The 'Foster' Case That Snowballed
Tammy Foster has been a foster "parent" for dogs in Moore County for almost 10 years.
"We moved here from Connecticut, and I was shocked by the difference," says Foster. "You can go to a dog pound there, and there might just be one or two dogs, both of which you know will be adopted. I think it is just another way of life there.
"I wanted to help when I saw how many homeless animals there were here, and how many are euthanized. There are so many puppies and kittens here."
The entire Foster family is and has been part of the fostering effort.
"We moved here because of the horses," says Foster. "We had family here, too. We got tired of chipping ice and shoveling paths for the horses. Both of the kids were eventers with the horses. Now that the kids are grown and out on their own, we just board horses. Even when they come home for visits, though, they are interested in who is being fostered, and what we might know about previously fostered dogs.
"My husband, Craig, is very supportive. He most often says 'no' to a foster request but always falls in love with them, too," says Foster with a laugh. "He jumps right in with the care of them, walking them, and gives up his 'man cave' for them. And he never complains."
Statistically, puppies and cute -little dogs have a better chance of being adopted.
"That is why I usually take the bigger dogs or the older ones," says Foster.
That is how she came to foster Snowball.
"We were asked to take Snowball because she was due to have her puppies, and because I had fostered a pit bull before."
She was found running loose and was picked up with a male dog.
"It was assumed that he was her mate," says Foster. "They found out she was expecting puppies about a week before I got her. Looking at the puppies, I don't think that dog was the father."
Foster says a few months back she took a chance on fostering a pit bull.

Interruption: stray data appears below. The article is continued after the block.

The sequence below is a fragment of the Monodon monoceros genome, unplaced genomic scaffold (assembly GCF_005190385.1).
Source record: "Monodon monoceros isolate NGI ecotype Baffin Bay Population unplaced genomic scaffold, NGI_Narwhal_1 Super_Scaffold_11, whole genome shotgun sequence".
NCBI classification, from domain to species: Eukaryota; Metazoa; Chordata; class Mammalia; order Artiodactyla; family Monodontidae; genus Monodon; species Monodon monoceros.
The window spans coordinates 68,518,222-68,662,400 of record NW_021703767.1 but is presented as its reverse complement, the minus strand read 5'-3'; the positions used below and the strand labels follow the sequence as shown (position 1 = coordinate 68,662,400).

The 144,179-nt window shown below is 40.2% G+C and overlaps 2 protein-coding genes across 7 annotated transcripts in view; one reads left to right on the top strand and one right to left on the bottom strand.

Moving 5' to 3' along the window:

"That poor dog was in there for weeks and so frightened. I thought even if I took her and found out she was aggressive, and I had to put her down, she would at least know the companionship of a human, we would have some fun, she would eat good food, sleep in a warm place. She turned out to be the sweetest dog. It was so rewarding."
Foster usually fosters for the Moore County Animal Center, but has also fostered for Animal Advocates.
"Those women (Animal Advocates) are wonderful, and I would do anything to help them," says Foster.
She believes Snowball is 2 or 3 years old. "After getting her on Dec. 29, she had the puppies on Jan. 8.," Foster says.
She was home for the first of the puppies being born.
"I let friends know that 'snowflakes' were falling," she says. "My husband took over when I had to go teach a class. He kept text-ing me that there were more! I thought surely eight was the total but he reported 10, then 11, and finally number 12 was born!"
There are five boys - Blast, Storm, Glacier, Avalanche and Parka; and seven girls - Squall, Cocoa, Blizzard, Nor'Easter (Nora for short), Flurry, Gale and Flake.
"You could say our foster experience snowballed," Foster says. "We have been getting some interest in Snowball and her puppies from people who have had beloved pit bull types before and know how wonderful these dogs can be."
Foster says she thinks the breed has gotten a bad rap and would like to help change attitudes about pit bulls.
"I think it is worth taking a chance on them, giving them a shot," she says. "The other day I was walking Snowball in town. We came up to a group of Girl Scouts selling cookies. The girls were petting her, and she was wagging her tail, loving the attention. Mothers were standing back.
"Then one of the girls asked what kind of dog she was. I told them we think she is a pit bull. Two mothers physically stepped forward and blocked their girls from the dog even though we had already been there for a few minutes. Just the words 'pit bull' changed the reactions."
The Foster family has found fostering dogs to be rewarding.
"Getting to know and love the dogs and then often making lifelong friends of their adoptive families through the wonderful dogs," says Foster. "The thought that these dogs are just a number until someone gives them a chance is just too sad. We foster them, get to know them, realizing that no one would have ever known them if we didn't foster them."
Foster wants people to give not just these dogs, but any dog in need of adoption, a chance.
"When you give a dog a chance, and you find out it gets along with your dogs and other dogs, and it sleeps on your bed, you see how wonderful they are. It just fascinates me. It's what I want to be doing."
Email LuAnn Kinney at PetPaws@ nc.rr.com.
More like this story